I’m sure some of you have heard the superstition “breaking a mirror brings seven years of bad luck”. Do you know where the sentiment originally came from? Apparently, back in the time of the Roman Empire, it was believed that “life renewed itself every seven years, and that breaking a mirror would thus cause damage to the soul it was reflecting at the time.” This mentality has stuck with us as it seems that the state of one’s soul is most commonly entwined with mythos about mirrors in fiction. While a mirror can sometimes trap a soul, I think one of the more interesting interpretations are when mirrors are used to show one’s inner desires, as well as how those desires can lead to one’s downfall.
Spoilers for Dragon Age: Inquisition under the cut. Continue reading
Despite being barely further in Dragon Age: Inquisition than I was when I wrote my last article, I felt it would have been strange to end the month with a post about another series. Instead of the video games, though, today I’m going to talk about one of the books. Indeed, many people may not even be aware that there are Dragon Age books. As of now, there are four—with various receptions from the fanbase—and I’ve only read one. The first one: The Stolen Throne. Always hungry for more information on the DA universe, I leapt at the chance to read this firsthand account of the events that lead up to the Battle of River Dane and how the groundwork was laid for the eventual liberation of Ferelden from Orlais. And I wasn’t disappointed. The book provided an interesting, compelling adventure through areas familiar from the first game (Dragon Age: Origins) while providing fantastic character arcs, but the more I thought on it, the more obvious it became that this novel, both early in the DA universe timeline and the franchise’s life, reflected some problematic elements present in Origins, and to an extent, the other two Dragon Age games.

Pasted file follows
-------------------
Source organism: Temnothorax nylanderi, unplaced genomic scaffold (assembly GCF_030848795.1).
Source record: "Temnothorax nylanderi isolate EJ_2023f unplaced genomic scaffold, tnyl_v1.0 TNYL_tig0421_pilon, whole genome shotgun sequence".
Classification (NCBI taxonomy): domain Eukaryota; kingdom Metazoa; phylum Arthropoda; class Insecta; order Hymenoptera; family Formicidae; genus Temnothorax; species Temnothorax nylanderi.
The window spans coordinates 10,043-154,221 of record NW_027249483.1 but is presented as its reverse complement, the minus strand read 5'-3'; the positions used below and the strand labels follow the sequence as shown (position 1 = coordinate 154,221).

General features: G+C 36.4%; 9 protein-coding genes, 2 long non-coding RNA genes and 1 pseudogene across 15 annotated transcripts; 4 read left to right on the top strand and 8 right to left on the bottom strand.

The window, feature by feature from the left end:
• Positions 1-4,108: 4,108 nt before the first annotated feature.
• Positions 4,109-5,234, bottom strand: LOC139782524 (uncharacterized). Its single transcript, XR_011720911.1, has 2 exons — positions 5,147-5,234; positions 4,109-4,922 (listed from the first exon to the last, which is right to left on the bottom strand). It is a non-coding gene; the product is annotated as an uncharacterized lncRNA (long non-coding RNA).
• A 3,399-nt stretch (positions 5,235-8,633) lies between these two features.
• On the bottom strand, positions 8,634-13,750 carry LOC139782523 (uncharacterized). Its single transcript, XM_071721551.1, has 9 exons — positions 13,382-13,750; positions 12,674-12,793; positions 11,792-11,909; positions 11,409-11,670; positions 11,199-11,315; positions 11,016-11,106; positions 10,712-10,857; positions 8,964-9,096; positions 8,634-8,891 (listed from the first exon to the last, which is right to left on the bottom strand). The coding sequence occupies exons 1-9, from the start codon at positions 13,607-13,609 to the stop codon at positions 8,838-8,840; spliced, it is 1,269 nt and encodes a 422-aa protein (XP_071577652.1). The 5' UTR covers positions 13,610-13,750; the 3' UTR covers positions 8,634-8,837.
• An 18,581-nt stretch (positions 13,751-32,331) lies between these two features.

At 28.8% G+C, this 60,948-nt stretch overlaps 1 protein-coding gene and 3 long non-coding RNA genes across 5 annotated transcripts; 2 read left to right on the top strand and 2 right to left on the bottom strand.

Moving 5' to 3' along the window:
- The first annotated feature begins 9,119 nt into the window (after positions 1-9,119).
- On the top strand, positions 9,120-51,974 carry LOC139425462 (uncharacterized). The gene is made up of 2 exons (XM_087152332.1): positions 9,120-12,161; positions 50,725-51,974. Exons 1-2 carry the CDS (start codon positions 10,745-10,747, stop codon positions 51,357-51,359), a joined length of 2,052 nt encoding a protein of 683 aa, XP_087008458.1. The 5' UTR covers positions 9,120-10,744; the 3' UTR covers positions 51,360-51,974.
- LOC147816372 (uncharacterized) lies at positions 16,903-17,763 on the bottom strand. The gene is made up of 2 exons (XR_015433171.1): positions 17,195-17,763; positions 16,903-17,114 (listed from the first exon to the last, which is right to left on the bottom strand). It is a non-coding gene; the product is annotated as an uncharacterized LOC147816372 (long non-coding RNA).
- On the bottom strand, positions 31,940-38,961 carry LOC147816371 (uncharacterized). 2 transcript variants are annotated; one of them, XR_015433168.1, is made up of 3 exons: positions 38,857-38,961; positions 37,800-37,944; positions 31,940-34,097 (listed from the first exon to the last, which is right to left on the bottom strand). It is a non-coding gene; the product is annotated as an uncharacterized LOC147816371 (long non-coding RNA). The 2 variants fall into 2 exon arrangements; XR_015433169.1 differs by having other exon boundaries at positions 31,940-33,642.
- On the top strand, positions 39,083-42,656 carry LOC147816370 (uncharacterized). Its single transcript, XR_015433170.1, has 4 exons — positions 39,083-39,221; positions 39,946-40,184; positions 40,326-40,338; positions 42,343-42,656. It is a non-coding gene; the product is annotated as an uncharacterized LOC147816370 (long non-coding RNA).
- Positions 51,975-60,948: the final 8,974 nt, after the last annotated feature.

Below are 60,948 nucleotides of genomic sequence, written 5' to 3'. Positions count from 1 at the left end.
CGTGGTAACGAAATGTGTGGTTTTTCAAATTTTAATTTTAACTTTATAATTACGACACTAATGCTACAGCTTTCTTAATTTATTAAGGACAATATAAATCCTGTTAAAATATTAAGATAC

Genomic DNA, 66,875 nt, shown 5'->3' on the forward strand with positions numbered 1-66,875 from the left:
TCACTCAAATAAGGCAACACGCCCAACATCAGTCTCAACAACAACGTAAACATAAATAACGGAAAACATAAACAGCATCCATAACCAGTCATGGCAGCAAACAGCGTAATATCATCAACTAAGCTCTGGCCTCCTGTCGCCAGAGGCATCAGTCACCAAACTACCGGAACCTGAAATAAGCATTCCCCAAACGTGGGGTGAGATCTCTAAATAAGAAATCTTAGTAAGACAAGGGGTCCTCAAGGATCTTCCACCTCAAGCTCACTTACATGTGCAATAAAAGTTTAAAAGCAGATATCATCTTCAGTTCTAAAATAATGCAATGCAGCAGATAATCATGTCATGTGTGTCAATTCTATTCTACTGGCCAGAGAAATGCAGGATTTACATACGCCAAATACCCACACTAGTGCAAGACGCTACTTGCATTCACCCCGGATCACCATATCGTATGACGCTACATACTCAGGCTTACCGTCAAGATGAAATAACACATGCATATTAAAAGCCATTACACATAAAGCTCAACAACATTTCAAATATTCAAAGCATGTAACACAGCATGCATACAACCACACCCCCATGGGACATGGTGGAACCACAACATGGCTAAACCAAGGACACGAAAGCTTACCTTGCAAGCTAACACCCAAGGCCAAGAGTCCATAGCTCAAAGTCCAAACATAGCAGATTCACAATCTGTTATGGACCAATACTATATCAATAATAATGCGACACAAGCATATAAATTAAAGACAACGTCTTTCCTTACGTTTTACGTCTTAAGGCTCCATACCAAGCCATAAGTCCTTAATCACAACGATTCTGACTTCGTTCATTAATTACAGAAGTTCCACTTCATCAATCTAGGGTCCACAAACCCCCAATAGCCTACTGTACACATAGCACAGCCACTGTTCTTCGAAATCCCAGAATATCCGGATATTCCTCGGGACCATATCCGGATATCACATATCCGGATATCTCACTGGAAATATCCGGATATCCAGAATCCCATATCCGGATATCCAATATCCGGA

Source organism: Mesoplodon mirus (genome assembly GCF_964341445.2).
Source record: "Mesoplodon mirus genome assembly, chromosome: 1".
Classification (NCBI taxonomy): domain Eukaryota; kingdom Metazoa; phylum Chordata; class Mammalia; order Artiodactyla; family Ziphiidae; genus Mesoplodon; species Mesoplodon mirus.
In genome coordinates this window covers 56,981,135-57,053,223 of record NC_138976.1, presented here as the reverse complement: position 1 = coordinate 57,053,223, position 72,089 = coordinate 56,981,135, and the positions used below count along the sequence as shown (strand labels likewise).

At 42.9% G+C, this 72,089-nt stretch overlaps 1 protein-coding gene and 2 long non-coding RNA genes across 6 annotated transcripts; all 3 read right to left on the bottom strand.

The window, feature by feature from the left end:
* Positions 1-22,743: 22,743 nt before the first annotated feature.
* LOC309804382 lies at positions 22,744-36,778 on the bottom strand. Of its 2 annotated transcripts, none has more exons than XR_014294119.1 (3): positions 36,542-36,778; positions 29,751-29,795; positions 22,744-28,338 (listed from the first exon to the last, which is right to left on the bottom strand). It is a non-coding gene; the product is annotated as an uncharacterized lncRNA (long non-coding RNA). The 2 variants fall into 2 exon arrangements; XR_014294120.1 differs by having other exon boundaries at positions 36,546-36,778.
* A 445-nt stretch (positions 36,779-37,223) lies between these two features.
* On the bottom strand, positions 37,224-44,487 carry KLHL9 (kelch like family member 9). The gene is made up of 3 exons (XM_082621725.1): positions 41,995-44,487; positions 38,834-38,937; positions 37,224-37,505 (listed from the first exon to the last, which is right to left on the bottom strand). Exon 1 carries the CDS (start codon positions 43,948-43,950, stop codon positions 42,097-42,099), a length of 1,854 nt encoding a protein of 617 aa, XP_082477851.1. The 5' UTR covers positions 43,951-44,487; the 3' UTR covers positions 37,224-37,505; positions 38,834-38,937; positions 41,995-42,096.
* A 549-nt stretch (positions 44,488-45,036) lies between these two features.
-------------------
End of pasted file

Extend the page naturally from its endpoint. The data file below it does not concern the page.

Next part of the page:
Spoilers under the cut. Continue reading